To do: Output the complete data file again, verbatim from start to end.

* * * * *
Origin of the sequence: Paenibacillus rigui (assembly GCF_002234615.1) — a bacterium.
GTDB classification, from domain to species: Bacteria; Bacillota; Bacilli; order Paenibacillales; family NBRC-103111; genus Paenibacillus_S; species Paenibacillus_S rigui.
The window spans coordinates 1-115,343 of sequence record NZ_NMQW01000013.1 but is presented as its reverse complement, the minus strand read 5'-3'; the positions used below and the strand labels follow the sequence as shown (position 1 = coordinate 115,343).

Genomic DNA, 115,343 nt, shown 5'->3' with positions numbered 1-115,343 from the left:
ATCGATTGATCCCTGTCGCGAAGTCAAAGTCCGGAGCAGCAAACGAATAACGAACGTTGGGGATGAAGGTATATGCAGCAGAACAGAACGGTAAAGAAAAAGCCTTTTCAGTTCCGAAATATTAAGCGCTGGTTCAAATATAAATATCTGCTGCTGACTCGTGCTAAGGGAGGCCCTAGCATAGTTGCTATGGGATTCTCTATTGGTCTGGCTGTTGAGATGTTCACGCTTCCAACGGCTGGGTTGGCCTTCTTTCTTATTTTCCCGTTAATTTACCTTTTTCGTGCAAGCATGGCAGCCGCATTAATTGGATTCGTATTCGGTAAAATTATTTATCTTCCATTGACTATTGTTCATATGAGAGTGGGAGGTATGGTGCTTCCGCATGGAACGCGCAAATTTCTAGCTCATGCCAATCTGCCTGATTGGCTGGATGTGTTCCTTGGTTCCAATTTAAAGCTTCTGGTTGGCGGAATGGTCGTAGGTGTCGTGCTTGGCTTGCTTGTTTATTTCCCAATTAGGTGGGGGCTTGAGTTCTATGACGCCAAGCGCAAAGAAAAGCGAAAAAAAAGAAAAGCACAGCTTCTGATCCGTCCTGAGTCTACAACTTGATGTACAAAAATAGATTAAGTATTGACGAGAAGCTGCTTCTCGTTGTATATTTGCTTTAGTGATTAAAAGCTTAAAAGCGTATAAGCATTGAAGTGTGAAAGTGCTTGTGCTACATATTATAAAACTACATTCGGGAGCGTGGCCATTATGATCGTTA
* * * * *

Origin of the sequence: Paenibacillus rigui (assembly GCF_002234615.1) — a bacterium.
GTDB classification, from domain to species: Bacteria; Bacillota; Bacilli; order Paenibacillales; family NBRC-103111; genus Paenibacillus_S; species Paenibacillus_S rigui.
The window spans coordinates 1-115,343 of sequence record NZ_NMQW01000013.1 but is presented as its reverse complement, the minus strand read 5'-3'; the positions used below and the strand labels follow the sequence as shown (position 1 = coordinate 115,343).

Genomic DNA, 115,343 nt, shown 5'->3' with positions numbered 1-115,343 from the left:
ATCGATTGATCCCTGTCGCGAAGTCAAAGTCCGGAGCAGCAAACGAATAACGAACGTTGGGGATGAAGGTATATGCAGCAGAACAGAACGGTAAAGAAAAAGCCTTTTCAGTTCCGAAATATTAAGCGCTGGTTCAAATATAAATATCTGCTGCTGACTCGTGCTAAGGGAGGCCCTAGCATAGTTGCTATGGGATTCTCTATTGGTCTGGCTGTTGAGATGTTCACGCTTCCAACGGCTGGGTTGGCCTTCTTTCTTATTTTCCCGTTAATTTACCTTTTTCGTGCAAGCATGGCAGCCGCATTAATTGGATTCGTATTCGGTAAAATTATTTATCTTCCATTGACTATTGTTCATATGAGAGTGGGAGGTATGGTGCTTCCGCATGGAACGCGCAAATTTCTAGCTCATGCCAATCTGCCTGATTGGCTGGATGTGTTCCTTGGTTCCAATTTAAAGCTTCTGGTTGGCGGAATGGTCGTAGGTGTCGTGCTTGGCTTGCTTGTTTATTTCCCAATTAGGTGGGGGCTTGAGTTCTATGACGCCAAGCGCAAAGAAAAGCGAAAAAAAAGAAAAGCACAGCTTCTGATCCGTCCTGAGTCTACAACTTGATGTACAAAAATAGATTAAGTATTGACGAGAAGCTGCTTCTCGTTGTATATTTGCTTTAGTGATTAAAAGCTTAAAAGCGTATAAGCATTGAAGTGTGAAAGTGCTTGTGCTACATATTATAAAACTACATTCGGGAGCGTGGCCATTATGATCGTTA